Environmental toxins, allergens and mold exposure

Immune reactions to indoor allergens, pollutants and mold can cause many different symptoms and aggravate existent medical conditions such as Autism, migraine, autoimmune diseases, dementia and any other disease caused by abnormal immune system.

Here are the most common symptoms that develop as a result of indoor exposure:


Fatigue and malaise

Problems with concentration, sleep, dizziness

Frequent cold (every couple of weeks)



Watery eyes, redness of the eyes

Runny nose, congestion

Itchy eyes, itchy throat

Coughing, tight chest

Clearing of the throat (postnasal drip)

You should be very suspicious of existing problems with the house if:

  • Most symptoms occur while at home
  • Most  household members are also sick
  • Symptoms occur mostly in certain area of the house
  • There is a history of water leaks, problems with moisture
  • There is history of recent construction or remodel
  • There were pets in the house, and you have a history of allergies
  • You recently moved and did not have current health problems before


This is a file from the Wikimedia Commons.


Molds are considered to be microbes, they are tiny organisms that grow in   chains or buds, and  usually  form colonies.  They are very abandon in nature. Molds cause biodegradation of natural materials, which can be unwanted when it becomes food spoilage or damage to property. Some diseases of animals and humans can be caused by certain molds: disease may result from allergic sensitivity to mold spores, from growth of pathogenic molds within the body, or from the effects of ingested or inhaled toxic compounds (mycotoxins) produced by molds.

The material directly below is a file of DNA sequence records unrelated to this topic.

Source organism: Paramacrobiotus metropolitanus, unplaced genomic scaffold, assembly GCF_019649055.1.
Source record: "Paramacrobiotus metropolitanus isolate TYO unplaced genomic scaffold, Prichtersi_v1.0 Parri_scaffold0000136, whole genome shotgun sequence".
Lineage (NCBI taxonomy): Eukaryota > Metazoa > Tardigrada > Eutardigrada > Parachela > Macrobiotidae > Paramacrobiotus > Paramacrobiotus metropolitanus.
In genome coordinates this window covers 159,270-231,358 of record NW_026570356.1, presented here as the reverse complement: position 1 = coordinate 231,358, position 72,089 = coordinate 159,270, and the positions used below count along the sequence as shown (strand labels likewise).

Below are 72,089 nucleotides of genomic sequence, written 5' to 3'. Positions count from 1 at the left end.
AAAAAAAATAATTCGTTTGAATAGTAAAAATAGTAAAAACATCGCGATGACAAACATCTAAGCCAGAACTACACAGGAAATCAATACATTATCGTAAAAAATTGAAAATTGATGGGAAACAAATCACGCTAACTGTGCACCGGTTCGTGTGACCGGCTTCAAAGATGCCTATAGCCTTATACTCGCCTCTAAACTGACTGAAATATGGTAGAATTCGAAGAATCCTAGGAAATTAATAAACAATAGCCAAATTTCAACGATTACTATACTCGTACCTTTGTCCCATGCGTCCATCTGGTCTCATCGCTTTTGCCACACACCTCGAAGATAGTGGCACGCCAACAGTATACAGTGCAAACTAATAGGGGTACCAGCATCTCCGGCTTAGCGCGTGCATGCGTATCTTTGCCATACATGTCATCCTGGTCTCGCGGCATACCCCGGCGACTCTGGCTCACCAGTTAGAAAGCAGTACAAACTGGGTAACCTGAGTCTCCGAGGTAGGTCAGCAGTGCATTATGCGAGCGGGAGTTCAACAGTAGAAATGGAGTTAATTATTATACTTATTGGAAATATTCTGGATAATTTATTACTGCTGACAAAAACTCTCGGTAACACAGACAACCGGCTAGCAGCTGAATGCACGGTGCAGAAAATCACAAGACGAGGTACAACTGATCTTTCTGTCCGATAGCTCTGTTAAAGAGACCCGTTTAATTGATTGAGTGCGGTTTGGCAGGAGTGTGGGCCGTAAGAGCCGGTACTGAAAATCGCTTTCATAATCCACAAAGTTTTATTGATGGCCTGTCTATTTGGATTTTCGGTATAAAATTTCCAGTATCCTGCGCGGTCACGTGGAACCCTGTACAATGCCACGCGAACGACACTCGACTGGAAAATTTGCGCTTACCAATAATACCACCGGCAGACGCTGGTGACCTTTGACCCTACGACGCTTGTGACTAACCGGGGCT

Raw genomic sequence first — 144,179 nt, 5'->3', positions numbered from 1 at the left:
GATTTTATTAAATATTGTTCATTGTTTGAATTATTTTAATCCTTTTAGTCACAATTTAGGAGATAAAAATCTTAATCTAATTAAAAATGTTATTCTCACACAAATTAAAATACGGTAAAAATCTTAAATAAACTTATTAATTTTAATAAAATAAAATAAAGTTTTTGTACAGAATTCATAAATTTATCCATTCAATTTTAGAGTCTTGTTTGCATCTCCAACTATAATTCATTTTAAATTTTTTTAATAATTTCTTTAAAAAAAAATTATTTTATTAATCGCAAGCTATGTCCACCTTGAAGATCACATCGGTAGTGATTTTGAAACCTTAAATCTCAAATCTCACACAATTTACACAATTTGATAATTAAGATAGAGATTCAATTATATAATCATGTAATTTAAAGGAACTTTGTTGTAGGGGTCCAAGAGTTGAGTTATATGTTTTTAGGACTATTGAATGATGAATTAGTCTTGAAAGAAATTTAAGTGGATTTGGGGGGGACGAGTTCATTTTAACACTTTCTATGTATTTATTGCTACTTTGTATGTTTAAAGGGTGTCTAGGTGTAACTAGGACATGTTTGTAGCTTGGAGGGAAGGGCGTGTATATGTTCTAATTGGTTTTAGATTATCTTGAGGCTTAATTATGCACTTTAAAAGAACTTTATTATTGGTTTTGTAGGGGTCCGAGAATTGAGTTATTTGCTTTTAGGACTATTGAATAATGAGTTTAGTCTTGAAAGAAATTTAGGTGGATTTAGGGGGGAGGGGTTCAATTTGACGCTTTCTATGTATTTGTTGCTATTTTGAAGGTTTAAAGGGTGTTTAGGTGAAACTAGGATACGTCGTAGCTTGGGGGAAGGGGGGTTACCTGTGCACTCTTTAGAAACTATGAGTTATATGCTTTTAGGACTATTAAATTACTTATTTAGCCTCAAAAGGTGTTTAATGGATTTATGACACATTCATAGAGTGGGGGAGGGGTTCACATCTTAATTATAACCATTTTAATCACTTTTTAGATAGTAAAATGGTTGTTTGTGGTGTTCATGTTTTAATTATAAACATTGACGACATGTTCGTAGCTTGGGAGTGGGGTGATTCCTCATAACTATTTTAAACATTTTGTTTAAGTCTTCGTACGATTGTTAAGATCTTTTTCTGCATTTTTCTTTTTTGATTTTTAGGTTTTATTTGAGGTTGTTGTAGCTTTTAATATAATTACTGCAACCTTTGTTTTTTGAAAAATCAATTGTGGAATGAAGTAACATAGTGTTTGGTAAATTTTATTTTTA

In small amounts, mold spores are usually harmless, but when they land on a damp spot in your home, they can start to grow. When mold is growing on a surface, spores can be released into the air where they can be easily inhaled. If you’re sensitive to mold and inhale a large number of spores, you could experience health problems.

Mold is detectable by smell and signs of water damage on walls or ceiling, and can grow in places invisible to the human eye. It may be found behind wallpaper or paneling, on the inside of ceiling tiles, the back of drywall, or the underside of carpets or carpet padding. Piping in walls may also be a source of mold, since they may leak (causing moisture and condensation).[8]

Spores need three things to grow into mold:

  • Nutrients: Cellulose (the cell wall of green plants) is a common food for indoor spores.
  • Moisture: To begin the decaying process caused by mold
  • Time: Mold growth begins from 24 hours to 10 days after the provision of growing conditions.

What to do?

  • Do quick check of the house. EPA published an excellent guide to mold evaluation indoors
  • https://www.epa.gov/sites/production/files/2014-08/documents/moldguide.pdf
  • Schedule appointment with a doctor who knows about indoor allergies and toxic exposure – you should get tested to see if your exposure is indeed related to your symptoms. Dr Kushnir has been evaluating and treating patients with various conditions due to mold exposure for over a decade.
  • You might need a house inspection done by professional. Your doctor will give you information on various options for testing and also can recommend a reputable company
  • In some situations you will need an attorney to protect your rights or to help remediate any damages to you or your property

Is Hidden Mold at Home Making You Sick?

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